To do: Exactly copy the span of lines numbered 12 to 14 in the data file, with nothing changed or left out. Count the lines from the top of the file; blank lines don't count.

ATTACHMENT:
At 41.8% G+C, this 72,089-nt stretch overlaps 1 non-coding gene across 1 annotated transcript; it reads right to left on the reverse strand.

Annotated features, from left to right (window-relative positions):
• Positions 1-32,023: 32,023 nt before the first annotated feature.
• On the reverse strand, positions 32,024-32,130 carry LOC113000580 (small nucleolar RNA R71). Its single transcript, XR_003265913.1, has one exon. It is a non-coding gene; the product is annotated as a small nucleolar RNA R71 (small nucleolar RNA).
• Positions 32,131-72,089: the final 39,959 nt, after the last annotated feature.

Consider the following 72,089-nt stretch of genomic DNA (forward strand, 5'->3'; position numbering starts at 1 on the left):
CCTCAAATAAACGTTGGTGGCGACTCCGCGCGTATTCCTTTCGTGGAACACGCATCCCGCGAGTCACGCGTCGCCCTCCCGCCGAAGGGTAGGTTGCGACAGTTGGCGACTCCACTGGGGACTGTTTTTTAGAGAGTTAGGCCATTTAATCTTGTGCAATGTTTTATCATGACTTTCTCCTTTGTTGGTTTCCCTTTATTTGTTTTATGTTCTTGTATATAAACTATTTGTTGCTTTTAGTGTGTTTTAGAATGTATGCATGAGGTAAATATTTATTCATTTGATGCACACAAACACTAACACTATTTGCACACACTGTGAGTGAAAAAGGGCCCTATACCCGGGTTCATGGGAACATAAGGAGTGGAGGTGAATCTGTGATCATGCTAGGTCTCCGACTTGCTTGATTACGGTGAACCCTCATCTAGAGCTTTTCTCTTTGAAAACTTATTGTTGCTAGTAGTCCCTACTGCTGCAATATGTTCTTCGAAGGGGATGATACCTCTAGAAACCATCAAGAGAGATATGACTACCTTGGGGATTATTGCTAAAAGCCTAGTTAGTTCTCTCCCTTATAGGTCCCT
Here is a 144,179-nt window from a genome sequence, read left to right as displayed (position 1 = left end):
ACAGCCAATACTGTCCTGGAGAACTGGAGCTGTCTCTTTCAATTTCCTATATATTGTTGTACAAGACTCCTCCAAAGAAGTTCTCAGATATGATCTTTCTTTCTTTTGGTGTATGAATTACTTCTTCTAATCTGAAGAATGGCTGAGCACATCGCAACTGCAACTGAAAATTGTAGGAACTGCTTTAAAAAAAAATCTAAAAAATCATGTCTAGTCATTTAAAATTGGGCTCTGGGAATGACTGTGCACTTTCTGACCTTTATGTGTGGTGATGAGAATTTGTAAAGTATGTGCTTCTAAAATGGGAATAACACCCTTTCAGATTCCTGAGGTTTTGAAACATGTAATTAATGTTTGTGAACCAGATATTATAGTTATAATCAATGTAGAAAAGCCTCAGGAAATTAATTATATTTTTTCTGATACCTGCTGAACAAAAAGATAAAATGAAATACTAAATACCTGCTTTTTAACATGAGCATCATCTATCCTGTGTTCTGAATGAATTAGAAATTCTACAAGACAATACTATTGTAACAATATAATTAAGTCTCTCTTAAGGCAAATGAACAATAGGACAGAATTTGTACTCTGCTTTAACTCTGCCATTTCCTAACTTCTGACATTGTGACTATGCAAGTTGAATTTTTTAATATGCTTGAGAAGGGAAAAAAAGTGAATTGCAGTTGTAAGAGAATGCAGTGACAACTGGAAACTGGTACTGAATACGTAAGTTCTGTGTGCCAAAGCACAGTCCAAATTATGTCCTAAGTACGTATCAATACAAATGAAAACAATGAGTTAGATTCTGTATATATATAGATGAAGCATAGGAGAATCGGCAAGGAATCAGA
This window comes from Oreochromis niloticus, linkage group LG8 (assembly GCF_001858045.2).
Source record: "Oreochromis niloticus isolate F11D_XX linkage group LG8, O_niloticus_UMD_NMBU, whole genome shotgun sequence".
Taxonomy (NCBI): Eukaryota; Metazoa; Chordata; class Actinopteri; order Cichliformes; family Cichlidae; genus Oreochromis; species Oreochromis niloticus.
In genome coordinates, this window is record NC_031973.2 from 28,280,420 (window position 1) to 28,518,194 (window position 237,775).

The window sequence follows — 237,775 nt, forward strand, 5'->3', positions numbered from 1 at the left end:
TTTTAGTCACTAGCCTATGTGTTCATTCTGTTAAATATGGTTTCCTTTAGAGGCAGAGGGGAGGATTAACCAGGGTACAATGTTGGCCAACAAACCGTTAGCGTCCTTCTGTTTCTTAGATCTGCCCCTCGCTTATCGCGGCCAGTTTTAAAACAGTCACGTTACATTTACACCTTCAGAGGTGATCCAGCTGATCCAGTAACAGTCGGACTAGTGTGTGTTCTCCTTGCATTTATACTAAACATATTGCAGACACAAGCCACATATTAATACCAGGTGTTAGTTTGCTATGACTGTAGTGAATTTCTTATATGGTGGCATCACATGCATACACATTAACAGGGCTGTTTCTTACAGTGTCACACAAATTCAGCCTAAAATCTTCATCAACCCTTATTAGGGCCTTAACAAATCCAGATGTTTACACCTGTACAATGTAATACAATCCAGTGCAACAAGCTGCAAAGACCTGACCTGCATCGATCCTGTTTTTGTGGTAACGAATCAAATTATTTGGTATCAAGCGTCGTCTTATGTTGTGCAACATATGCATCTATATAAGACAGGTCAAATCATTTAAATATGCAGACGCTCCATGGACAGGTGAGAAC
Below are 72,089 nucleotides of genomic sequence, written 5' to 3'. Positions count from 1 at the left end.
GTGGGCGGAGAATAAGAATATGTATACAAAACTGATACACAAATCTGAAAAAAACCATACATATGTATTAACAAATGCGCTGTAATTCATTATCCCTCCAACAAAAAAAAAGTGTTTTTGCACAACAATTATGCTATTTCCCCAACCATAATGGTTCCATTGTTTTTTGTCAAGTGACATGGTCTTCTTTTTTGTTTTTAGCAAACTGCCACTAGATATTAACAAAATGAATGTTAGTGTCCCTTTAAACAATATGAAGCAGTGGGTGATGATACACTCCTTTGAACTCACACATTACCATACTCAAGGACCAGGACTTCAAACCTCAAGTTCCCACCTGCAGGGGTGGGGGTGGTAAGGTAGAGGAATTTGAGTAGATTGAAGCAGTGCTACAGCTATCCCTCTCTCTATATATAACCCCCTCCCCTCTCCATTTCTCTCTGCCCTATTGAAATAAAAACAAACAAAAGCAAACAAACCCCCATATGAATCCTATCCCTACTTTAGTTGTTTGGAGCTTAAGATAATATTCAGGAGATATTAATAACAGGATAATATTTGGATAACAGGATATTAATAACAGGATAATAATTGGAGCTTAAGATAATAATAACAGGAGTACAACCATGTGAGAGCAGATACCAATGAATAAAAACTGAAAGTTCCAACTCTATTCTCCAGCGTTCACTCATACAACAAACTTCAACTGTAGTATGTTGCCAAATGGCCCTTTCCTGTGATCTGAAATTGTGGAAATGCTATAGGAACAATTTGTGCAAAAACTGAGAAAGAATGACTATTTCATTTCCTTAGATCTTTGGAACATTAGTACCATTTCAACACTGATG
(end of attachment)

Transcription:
Taxonomy (NCBI): Eukaryota; Metazoa; Chordata; class Actinopteri; order Cichliformes; family Cichlidae; genus Oreochromis; species Oreochromis niloticus.
In genome coordinates, this window is record NC_031973.2 from 28,280,420 (window position 1) to 28,518,194 (window position 237,775).

The window sequence follows — 237,775 nt, forward strand, 5'->3', positions numbered from 1 at the left end: